The Supreme Court of Appeal recently set aside the judgment of the Pretoria High Court in the matter of Napier v Barkhuizen which held that time barring clauses in insurance contracts (which typically require the insured to institute proceedings against the insurer within a time period which is far shorter than the three year prescriptive time period) are in violation of certain provisions of the Bill of Rights, specifically section 34 of the Bill of Rights being the right of access to the courts. Section 34 provides as follows:
Everyone has the right to have any dispute that can be resolved by the application of law decided in a fair public hearing before a court or, where appropriate, another independent and impartial tribunal or forum.
Time barring clauses limit the common law position and potentially restrict access to the courts where an insured fails to institute proceedings against the insurer within the time period specified. These provisions may be found in both long-term (life and disability) and short-term insurance policies.
The Supreme Court of Appeal affirmed the general principle that “contractual terms are subject to constitutional rights” and found that factors such as a markedly inferior bargaining position on the part of the insured may contribute to a finding that the contractual provision is against public policy (which now has a context in the Constitution itself) and therefore may be struck down by the courts. In this particular matter there was little evidence before the Court to establish that these factors were present. The kind of test the courts may use in future was set out as follows:
“All this would bear on the critical question, which is whether the plaintiff in effect was forced to contract with the insurer on terms that infringed his constitutional rights to dignity and equality in a way that requires this court to develop the common law of contract so as to invalidate the term.”
In this particular matter there was no basis for the Court to invalidate the time barring clause. The Court then turned its attention to the issue of right of access to the courts and found that:
“The plaintiff’s claim arose because of a voluntary arrangement with the insurer: one that entitled him, against payment of a premium, to insurance in respect of his vehicle, on the conditions set out in the policy. The insurer’s defence therefore did not superimpose a time-bar on a pre-existing entitlement: it arose from the very agreement that defined the ambit of the right in creating it.”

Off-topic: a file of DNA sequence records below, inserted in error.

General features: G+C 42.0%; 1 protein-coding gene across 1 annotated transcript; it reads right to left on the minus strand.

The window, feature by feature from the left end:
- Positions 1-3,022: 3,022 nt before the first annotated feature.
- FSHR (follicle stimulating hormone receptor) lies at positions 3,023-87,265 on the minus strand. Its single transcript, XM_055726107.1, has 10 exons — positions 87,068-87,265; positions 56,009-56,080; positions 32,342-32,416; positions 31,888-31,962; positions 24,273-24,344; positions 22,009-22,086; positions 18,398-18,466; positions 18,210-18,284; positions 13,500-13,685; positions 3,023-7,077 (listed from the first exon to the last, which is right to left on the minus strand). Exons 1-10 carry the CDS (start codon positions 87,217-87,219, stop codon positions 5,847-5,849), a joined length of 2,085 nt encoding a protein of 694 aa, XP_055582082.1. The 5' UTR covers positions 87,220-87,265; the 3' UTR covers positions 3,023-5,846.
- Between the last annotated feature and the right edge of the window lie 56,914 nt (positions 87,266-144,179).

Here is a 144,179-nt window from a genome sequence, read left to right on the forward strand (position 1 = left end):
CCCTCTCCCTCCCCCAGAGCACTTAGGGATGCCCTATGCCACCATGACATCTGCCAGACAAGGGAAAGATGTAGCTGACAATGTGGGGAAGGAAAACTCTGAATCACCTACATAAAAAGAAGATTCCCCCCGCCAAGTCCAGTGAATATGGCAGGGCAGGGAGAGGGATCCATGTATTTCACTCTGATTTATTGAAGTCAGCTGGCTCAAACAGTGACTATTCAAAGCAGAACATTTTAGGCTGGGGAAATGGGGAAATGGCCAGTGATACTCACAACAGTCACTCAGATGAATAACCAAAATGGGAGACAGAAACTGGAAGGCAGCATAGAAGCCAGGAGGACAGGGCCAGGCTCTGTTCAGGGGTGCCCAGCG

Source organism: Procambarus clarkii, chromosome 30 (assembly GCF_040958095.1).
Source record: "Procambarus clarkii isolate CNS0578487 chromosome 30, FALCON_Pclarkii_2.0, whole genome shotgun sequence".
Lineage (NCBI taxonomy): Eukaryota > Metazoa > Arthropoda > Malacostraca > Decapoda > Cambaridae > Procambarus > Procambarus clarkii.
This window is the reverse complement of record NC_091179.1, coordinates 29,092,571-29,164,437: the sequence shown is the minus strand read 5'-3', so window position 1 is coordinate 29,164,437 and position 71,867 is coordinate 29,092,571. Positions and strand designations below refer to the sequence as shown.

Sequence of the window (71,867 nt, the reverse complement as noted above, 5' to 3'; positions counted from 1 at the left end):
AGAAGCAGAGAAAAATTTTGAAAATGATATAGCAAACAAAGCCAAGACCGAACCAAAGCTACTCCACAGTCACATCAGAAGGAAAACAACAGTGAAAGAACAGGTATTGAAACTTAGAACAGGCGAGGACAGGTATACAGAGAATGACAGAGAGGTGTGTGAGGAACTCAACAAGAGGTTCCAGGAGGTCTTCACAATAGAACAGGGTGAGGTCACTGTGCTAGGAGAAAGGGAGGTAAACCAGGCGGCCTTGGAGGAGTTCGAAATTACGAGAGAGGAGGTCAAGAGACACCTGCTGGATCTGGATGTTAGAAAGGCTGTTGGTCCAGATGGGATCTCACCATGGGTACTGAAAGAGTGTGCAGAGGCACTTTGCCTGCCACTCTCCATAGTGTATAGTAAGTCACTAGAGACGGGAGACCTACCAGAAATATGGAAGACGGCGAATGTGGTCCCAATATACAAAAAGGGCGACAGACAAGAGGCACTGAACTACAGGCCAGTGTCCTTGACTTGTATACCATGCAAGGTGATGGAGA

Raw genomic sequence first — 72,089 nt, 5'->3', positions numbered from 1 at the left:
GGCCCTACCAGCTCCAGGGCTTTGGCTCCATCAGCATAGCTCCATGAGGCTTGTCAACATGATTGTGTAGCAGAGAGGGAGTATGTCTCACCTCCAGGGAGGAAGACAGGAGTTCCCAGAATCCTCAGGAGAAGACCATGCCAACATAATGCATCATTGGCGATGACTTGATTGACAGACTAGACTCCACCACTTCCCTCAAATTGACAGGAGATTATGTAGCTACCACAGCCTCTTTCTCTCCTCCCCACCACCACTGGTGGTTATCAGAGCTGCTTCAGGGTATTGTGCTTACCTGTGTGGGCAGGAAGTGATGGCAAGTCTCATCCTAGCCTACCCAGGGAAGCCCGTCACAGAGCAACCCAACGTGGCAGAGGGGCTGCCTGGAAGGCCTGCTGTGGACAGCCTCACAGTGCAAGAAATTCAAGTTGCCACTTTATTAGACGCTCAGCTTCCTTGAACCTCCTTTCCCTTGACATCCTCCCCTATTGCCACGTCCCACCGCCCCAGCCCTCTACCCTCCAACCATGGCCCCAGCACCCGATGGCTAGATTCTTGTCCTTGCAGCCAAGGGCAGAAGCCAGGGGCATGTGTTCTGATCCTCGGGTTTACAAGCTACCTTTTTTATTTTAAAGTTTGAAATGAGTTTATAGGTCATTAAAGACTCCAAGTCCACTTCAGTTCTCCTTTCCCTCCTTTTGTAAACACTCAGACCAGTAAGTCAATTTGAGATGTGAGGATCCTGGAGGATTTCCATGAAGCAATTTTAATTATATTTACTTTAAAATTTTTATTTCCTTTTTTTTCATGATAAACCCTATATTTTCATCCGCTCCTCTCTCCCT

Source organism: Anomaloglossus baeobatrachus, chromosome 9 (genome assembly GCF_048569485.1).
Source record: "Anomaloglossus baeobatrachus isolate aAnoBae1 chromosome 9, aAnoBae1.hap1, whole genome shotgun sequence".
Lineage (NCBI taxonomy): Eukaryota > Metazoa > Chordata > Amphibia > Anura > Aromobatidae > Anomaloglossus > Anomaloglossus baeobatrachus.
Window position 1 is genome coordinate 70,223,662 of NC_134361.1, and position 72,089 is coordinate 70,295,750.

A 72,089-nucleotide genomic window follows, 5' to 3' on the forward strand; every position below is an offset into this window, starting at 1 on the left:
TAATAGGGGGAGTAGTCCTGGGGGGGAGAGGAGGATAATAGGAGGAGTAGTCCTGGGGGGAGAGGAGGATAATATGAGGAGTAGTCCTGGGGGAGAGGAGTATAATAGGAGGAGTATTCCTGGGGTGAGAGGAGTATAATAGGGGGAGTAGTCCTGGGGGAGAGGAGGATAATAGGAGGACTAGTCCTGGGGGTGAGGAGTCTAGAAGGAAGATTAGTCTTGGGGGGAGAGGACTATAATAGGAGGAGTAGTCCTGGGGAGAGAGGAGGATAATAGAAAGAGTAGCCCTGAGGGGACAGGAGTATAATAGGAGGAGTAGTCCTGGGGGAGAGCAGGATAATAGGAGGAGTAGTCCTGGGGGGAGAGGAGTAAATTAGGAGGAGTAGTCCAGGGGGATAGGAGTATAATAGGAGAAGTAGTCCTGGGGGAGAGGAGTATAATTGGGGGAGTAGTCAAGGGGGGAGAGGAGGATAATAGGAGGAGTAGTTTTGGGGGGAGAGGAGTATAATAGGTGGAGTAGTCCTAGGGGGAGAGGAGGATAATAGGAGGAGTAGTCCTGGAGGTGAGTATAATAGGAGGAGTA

Effectively, although the Bill of Rights applies to contractual arrangements, your starting point ought to be the four walls of the contract itself and the rights that the contract creates. The Pretoria High Court sought to go beyond the contract itself and confer rights that simply did not exist:
“The approach the learned judge took implies that the plaintiff had a pre-existing right to insurance, which the time-bar unfairly and improperly impeded by requiring him to institute his claim within 90 days. That in my respectful view is wrong. The only right to insurance the plaintiff enjoyed was the one he acquired from the contract; and this required, as a precondition of its enforcement, that he institute his claim within that period. Failing this, he acquired no right at all. To afford him a different and larger right is to create a contract for the parties to which neither agreed.”
Ultimately the Court found that “there is nothing to suggest that the plaintiff did not conclude the contract with the insurer freely and in the exercise of his constitutional rights to dignity, equality and freedom. This leads to the conclusion that constitutional norms and values cannot operate to invalidate the bargain he concluded.” The appeal accordingly succeeded.
The importance of this decision is the imperative that you familiarise yourself with the provisions of your insurance policies and, in particular, any time barring provisions. If you fail to act timeously you will forfeit your right to claim!
Here is a copy of the judgment: